The Advent and Christmas seasons, with their focus on pregnancy and childbirth, can be “bittersweet and tender times” for those experiencing infertility.
“They might not be as sensitive as Mother’s Day, but they still are painful,” said Ann Koshute, co-founder of Springs in the Desert, a Catholic ministry dedicated to assisting couples affected by infertility.
As a resource for navigating the coming weeks, the ministry will offer “Praying through Infertility,” an online retreat from Dec. 4 to 6.
The free sessions will combine pre-recorded videos that can be viewed on demand, along with a Facebook Live segment on Dec. 6 at 2 p.m. EDT. The St. Andrew Christmas Novena prayer, which honors “the hour and moment in which the Son of God was born,” will conclude the virtual gathering.
The retreat will be led by Andrea Mahoney, a certified lay Catholic spiritual director and blogger from central Pennsylvania; Phil and Stacey Huneck, who are active in youth ministry at their Indiana parish; and Father Paul Varchola West, parochial administrator of Our Lady of Perpetual Help Byzantine Catholic Church in Levittown.
Koshute said the goal was to give participants “a little break, a little time away with the Lord” amid the holiday hustle and bustle.
And although it can be “scary to pray with your spouse,” she said, seeking God is vital for addressing the loneliness and hurt that infertile couples battle.
According to Resolve: The National Infertility Association, some 7.3 million Americans from various demographic groups face infertility.
While many tend to think of infertility in regard to young couples, Springs co-founder Kimberly Henkel said the term actually embraces a “broad spectrum” of experiences.
“We have people who have undergone miscarriage, both male and female infertility, younger and older couples,” she said.
A number of “temptations and lies of the devil can infect the thinking” of those who experience infertility, said Koshute.
Women physically unable to conceive a child may mourn for husbands deprived of fatherhood, she said, and find themselves thinking “if only he hadn’t married me, he would be a parent.”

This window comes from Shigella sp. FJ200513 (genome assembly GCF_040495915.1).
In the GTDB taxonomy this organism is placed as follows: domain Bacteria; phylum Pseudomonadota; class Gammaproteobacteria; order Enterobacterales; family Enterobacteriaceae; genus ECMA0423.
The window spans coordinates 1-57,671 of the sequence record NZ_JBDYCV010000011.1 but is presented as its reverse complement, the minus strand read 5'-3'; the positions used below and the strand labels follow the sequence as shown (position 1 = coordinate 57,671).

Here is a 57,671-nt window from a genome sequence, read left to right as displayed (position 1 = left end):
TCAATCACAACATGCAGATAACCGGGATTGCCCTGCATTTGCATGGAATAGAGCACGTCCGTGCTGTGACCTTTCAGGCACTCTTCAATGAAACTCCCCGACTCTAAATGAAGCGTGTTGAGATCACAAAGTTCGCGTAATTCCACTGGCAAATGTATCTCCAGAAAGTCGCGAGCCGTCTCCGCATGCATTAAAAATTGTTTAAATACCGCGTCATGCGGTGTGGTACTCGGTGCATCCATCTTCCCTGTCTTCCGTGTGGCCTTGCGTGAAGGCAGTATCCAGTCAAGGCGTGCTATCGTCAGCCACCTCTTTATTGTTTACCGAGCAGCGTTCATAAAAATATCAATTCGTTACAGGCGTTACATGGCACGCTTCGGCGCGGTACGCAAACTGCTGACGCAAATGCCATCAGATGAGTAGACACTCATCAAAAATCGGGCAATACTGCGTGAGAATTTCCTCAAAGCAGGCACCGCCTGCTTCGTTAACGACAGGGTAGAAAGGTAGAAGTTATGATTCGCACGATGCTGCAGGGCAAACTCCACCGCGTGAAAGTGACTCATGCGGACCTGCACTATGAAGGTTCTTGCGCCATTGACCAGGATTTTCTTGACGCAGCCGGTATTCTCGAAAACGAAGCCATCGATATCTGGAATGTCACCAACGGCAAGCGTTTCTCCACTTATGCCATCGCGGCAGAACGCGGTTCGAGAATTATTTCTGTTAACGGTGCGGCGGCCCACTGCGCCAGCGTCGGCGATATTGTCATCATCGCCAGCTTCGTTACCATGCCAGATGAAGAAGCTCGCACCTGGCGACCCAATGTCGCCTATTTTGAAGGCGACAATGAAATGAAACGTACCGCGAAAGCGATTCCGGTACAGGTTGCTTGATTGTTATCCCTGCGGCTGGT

Some may wonder if being infertile is “a punishment from God for a sinful past,” Koshute added.
Post-abortive women who experience infertility are particularly at risk for “buying into the notion that they are not really forgiven or healed,” she said.
Men can “feel helpless” when confronted with infertility, said Koshute, since “they have a natural tendency to be goal-oriented and to want to fix the problem.”
Mahoney noted that same desire for control can lead couples to “try to cut a bargain with God,” or to “leave God behind” altogether in favor of “getting the best doctor.”
Yet an authentic relationship with the Lord is ultimately the best medicine for the heartache of infertility, said Mahoney, and the first step is evaluating “how we approach him.”
“As a spiritual director, when people come to me and say, ‘I’m having trouble connecting with God,’ 99% of the time, they have the wrong image of him,” she said.
Viewing the Lord as “a taskmaster, an angry policeman or an aloof father” inhibits prayer, said Mahoney.
Such a distorted perspective also indicates “we have a wrong image of ourselves,” she added.
By cultivating “trust, vulnerability and faithfulness,” doubts and desolation can be eliminated, and a true encounter with the God of compassion can take place, Mahoney said.
Simply “showing up” in prayer on a regular basis can lead to breakthrough, she said, and married couples can look to their own relationship as a starting point.
“There are days when you may not feel loved or feel like loving your partner, but you’re still committed to the relationship,” said Mahoney.
At the same time, said Koshute, retreat participants “don’t have to be at a certain level of holiness” in order to sign up.
“Just come and be with the Lord for a little while, and hear the stories of other people,” she said. “We come bearing what we have; sometimes it’s beautiful, and sometimes it’s broken, but either way, God accepts it and loves us for it.”
For more information on Springs in the Desert and to register for the “Praying through Infertility” Advent retreat, visit www.springsinthedesert.org.
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